The government has recently approved a number of the Law Commission’s recommendations to amend parts of the Land Registration Act 2002 (“the Act”). Various issues were considered as part of the Law Commission’s 53 recommended amendments, including the areas of law known as adverse possession and safeguards to help reduce registered title fraud. Two examples are summarised here:
There are two routes which an applicant could potentially consider pursuing when making an application for adverse possession of registered land. These are known as the 12 year rule and the 10 year rule, the latter having been introduced by the Act and being the more difficult of the two to succeed with, despite the requirement to establish a shorter period of adverse possession.
Let us assume for the purposes of this article the classic case of two neighbours being in dispute about the ownership of land between their respective properties. Let us also assume that an application for adverse possession based on the 10 year rule has been made. A registered owner of land who has received a neighbour’s application can a) object to the application by disputing that the applicant has been in adverse possession and/or b) they can require the applicant to prove that they can successfully rely on one of three available conditions under paragraph 5, schedule 6 to the Act. If the applicant is unable to prove one of those conditions then their application will fail.
The Law Commission recommended that the third condition should be amended. It currently reads as follows:
‘The third condition is that—
- the land to which the application relates is adjacent to land belonging to the applicant,
- the exact line of the boundary between the two has not been determined under rules under section 60,
- for at least ten years of the period of adverse possession ending on the date of the application, the applicant (or any predecessor in title) reasonably believed that the land to which the application relates belonged to him, and
- the estate to which the application relates was registered more than one year prior to the date of the application.’
Of the three available conditions, this is the most popular one relied upon by applicants.
The highlighted part of this condition has created uncertainty in recent years. It does not make clear whether the applicant’s reasonable belief has to continue up to the date that they make the application to Land Registry. A Court of Appeal decision from 2012 suggests that an applicant who wishes to rely on this condition needs to act promptly once their reasonable belief as to the position of the land has been challenged, but what does ‘promptly’ mean?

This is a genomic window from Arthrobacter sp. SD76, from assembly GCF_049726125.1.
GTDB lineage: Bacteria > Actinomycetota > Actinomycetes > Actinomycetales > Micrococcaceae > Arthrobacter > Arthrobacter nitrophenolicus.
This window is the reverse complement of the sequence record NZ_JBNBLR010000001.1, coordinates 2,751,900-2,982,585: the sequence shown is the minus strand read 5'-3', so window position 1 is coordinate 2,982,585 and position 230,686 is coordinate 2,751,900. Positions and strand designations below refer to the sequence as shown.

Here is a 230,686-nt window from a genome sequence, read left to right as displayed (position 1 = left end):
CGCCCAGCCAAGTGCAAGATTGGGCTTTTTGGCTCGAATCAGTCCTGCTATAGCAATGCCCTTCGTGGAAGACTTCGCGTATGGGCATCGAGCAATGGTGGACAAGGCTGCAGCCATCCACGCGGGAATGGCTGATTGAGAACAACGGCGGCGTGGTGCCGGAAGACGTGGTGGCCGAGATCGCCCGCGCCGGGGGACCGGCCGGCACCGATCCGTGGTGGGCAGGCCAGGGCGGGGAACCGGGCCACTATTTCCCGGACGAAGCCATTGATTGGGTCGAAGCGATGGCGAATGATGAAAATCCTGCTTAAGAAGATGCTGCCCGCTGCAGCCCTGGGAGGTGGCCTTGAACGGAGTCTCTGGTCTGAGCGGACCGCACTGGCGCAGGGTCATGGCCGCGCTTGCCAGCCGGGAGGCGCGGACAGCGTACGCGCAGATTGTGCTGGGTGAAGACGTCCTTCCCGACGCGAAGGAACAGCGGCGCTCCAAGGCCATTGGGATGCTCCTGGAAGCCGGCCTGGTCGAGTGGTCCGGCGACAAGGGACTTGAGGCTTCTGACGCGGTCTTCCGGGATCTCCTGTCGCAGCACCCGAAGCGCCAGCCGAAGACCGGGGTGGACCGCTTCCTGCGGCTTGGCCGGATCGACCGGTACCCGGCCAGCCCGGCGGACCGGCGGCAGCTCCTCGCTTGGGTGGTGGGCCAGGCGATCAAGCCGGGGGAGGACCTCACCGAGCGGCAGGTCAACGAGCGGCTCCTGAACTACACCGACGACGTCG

The Law Commission recommended that where an applicant relies on this condition, he or she must apply within 12 months of when his or her reasonable belief that the land belonged to him or her came to an end. The government has accepted this recommendation. Once this amendment becomes law it will provide some much needed clarity to the application of the third condition.
Registered title fraud
The Law Commission has recommended that a new statutory duty of care be introduced to help reduce the potential for registered title fraud to occur. In particular, the concern is with situations arising where people pretend to be the owner of land and succeed in selling that land to an innocent party who subsequently discovers the rightful owner was not party to the transaction. The statutory duty of care would require conveyancers and certain other professionals to take reasonable care to verify the identity of the parties on whose behalf they are acting. There are, of course, measures already in place which require certain steps to be taken when identifying a client. However, it is proposed that with this new duty, the steps required to verify a client’s identity would be provided by HM Land Registry in directions following consultation.
The government has accepted this recommendation but also suggested the new duty should go further to limit the risk that present or future transactions are fraudulent. As an example, it suggests that it should enable HM Land Registry to set out reasonable steps that individuals should take to establish their own identity where no conveyancer is involved.
The date on which the above recommendations will become law is not yet known but it is hoped that they will become law in 2022.
Read our other predictions for 2022